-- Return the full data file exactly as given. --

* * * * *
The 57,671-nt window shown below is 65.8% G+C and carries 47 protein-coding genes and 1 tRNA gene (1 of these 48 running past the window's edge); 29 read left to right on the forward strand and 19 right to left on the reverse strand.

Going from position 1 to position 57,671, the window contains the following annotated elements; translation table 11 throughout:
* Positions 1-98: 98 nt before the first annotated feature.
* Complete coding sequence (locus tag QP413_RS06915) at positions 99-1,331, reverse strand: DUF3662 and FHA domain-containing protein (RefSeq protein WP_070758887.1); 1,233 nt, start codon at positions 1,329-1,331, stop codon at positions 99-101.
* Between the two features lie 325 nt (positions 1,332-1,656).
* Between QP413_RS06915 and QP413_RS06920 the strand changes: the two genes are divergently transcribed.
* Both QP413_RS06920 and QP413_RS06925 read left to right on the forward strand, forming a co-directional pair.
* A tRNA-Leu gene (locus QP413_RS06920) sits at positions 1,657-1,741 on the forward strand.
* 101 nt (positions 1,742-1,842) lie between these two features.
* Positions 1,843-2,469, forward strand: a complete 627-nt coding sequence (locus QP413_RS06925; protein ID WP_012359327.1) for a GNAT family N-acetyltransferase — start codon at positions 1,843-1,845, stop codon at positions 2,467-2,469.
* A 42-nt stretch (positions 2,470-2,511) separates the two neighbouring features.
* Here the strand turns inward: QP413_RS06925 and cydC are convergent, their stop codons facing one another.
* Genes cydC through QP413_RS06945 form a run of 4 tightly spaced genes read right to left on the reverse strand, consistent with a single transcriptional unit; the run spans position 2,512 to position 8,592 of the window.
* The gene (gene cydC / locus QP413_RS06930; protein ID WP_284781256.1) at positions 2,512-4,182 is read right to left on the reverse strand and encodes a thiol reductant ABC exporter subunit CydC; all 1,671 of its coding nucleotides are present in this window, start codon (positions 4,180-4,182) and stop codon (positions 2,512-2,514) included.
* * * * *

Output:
The 57,671-nt window shown below is 65.8% G+C and carries 47 protein-coding genes and 1 tRNA gene (1 of these 48 running past the window's edge); 29 read left to right on the forward strand and 19 right to left on the reverse strand.

Going from position 1 to position 57,671, the window contains the following annotated elements; translation table 11 throughout:
* Positions 1-98: 98 nt before the first annotated feature.
* Complete coding sequence (locus tag QP413_RS06915) at positions 99-1,331, reverse strand: DUF3662 and FHA domain-containing protein (RefSeq protein WP_070758887.1); 1,233 nt, start codon at positions 1,329-1,331, stop codon at positions 99-101.
* Between the two features lie 325 nt (positions 1,332-1,656).
* Between QP413_RS06915 and QP413_RS06920 the strand changes: the two genes are divergently transcribed.
* Both QP413_RS06920 and QP413_RS06925 read left to right on the forward strand, forming a co-directional pair.
* A tRNA-Leu gene (locus QP413_RS06920) sits at positions 1,657-1,741 on the forward strand.
* 101 nt (positions 1,742-1,842) lie between these two features.
* Positions 1,843-2,469, forward strand: a complete 627-nt coding sequence (locus QP413_RS06925; protein ID WP_012359327.1) for a GNAT family N-acetyltransferase — start codon at positions 1,843-1,845, stop codon at positions 2,467-2,469.
* A 42-nt stretch (positions 2,470-2,511) separates the two neighbouring features.
* Here the strand turns inward: QP413_RS06925 and cydC are convergent, their stop codons facing one another.
* Genes cydC through QP413_RS06945 form a run of 4 tightly spaced genes read right to left on the reverse strand, consistent with a single transcriptional unit; the run spans position 2,512 to position 8,592 of the window.
* The gene (gene cydC / locus QP413_RS06930; protein ID WP_284781256.1) at positions 2,512-4,182 is read right to left on the reverse strand and encodes a thiol reductant ABC exporter subunit CydC; all 1,671 of its coding nucleotides are present in this window, start codon (positions 4,180-4,182) and stop codon (positions 2,512-2,514) included.